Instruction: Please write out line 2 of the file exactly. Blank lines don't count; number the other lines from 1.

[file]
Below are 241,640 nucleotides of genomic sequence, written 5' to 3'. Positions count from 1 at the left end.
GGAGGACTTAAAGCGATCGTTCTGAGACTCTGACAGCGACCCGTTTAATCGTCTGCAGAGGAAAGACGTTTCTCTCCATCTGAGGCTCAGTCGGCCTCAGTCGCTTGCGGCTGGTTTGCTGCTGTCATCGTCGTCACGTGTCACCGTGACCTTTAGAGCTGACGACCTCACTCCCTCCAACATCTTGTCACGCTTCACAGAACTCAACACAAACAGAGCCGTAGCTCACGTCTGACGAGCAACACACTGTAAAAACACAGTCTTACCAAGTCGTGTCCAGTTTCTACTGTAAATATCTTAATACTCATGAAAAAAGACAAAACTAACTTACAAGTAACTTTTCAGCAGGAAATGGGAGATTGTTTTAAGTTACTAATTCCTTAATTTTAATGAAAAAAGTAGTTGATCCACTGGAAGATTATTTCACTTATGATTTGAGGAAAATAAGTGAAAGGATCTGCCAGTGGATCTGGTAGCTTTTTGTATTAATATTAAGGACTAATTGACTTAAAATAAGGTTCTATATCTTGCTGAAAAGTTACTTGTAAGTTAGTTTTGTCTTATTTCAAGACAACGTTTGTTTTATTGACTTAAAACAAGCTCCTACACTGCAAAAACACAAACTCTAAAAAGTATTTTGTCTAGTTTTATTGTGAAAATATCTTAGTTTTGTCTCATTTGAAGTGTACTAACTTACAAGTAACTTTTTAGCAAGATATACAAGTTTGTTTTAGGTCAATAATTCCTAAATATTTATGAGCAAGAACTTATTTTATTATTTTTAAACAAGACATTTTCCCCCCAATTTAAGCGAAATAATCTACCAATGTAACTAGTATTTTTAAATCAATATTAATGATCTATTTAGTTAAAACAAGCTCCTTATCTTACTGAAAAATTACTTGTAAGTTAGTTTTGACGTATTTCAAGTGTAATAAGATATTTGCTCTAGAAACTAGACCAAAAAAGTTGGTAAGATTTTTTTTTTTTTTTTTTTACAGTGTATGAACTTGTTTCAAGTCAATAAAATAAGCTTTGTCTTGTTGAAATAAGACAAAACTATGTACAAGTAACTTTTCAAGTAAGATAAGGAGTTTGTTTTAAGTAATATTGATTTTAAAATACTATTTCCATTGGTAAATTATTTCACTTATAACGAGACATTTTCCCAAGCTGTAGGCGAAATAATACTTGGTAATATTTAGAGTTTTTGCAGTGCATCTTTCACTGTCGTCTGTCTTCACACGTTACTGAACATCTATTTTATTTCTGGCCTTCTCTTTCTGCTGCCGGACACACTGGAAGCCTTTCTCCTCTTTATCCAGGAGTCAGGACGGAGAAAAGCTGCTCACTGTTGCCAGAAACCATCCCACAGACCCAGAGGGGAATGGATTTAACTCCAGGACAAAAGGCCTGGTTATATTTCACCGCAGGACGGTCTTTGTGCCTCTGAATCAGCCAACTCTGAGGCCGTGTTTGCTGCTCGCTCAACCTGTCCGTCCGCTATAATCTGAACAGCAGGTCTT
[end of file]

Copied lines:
GGAGGACTTAAAGCGATCGTTCTGAGACTCTGACAGCGACCCGTTTAATCGTCTGCAGAGGAAAGACGTTTCTCTCCATCTGAGGCTCAGTCGGCCTCAGTCGCTTGCGGCTGGTTTGCTGCTGTCATCGTCGTCACGTGTCACCGTGACCTTTAGAGCTGACGACCTCACTCCCTCCAACATCTTGTCACGCTTCACAGAACTCAACACAAACAGAGCCGTAGCTCACGTCTGACGAGCAACACACTGTAAAAACACAGTCTTACCAAGTCGTGTCCAGTTTCTACTGTAAATATCTTAATACTCATGAAAAAAGACAAAACTAACTTACAAGTAACTTTTCAGCAGGAAATGGGAGATTGTTTTAAGTTACTAATTCCTTAATTTTAATGAAAAAAGTAGTTGATCCACTGGAAGATTATTTCACTTATGATTTGAGGAAAATAAGTGAAAGGATCTGCCAGTGGATCTGGTAGCTTTTTGTATTAATATTAAGGACTAATTGACTTAAAATAAGGTTCTATATCTTGCTGAAAAGTTACTTGTAAGTTAGTTTTGTCTTATTTCAAGACAACGTTTGTTTTATTGACTTAAAACAAGCTCCTACACTGCAAAAACACAAACTCTAAAAAGTATTTTGTCTAGTTTTATTGTGAAAATATCTTAGTTTTGTCTCATTTGAAGTGTACTAACTTACAAGTAACTTTTTAGCAAGATATACAAGTTTGTTTTAGGTCAATAATTCCTAAATATTTATGAGCAAGAACTTATTTTATTATTTTTAAACAAGACATTTTCCCCCCAATTTAAGCGAAATAATCTACCAATGTAACTAGTATTTTTAAATCAATATTAATGATCTATTTAGTTAAAACAAGCTCCTTATCTTACTGAAAAATTACTTGTAAGTTAGTTTTGACGTATTTCAAGTGTAATAAGATATTTGCTCTAGAAACTAGACCAAAAAAGTTGGTAAGATTTTTTTTTTTTTTTTTTTACAGTGTATGAACTTGTTTCAAGTCAATAAAATAAGCTTTGTCTTGTTGAAATAAGACAAAACTATGTACAAGTAACTTTTCAAGTAAGATAAGGAGTTTGTTTTAAGTAATATTGATTTTAAAATACTATTTCCATTGGTAAATTATTTCACTTATAACGAGACATTTTCCCAAGCTGTAGGCGAAATAATACTTGGTAATATTTAGAGTTTTTGCAGTGCATCTTTCACTGTCGTCTGTCTTCACACGTTACTGAACATCTATTTTATTTCTGGCCTTCTCTTTCTGCTGCCGGACACACTGGAAGCCTTTCTCCTCTTTATCCAGGAGTCAGGACGGAGAAAAGCTGCTCACTGTTGCCAGAAACCATCCCACAGACCCAGAGGGGAATGGATTTAACTCCAGGACAAAAGGCCTGGTTATATTTCACCGCAGGACGGTCTTTGTGCCTCTGAATCAGCCAACTCTGAGGCCGTGTTTGCTGCTCGCTCAACCTGTCCGTCCGCTATAATCTGAACAGCAGGTCTT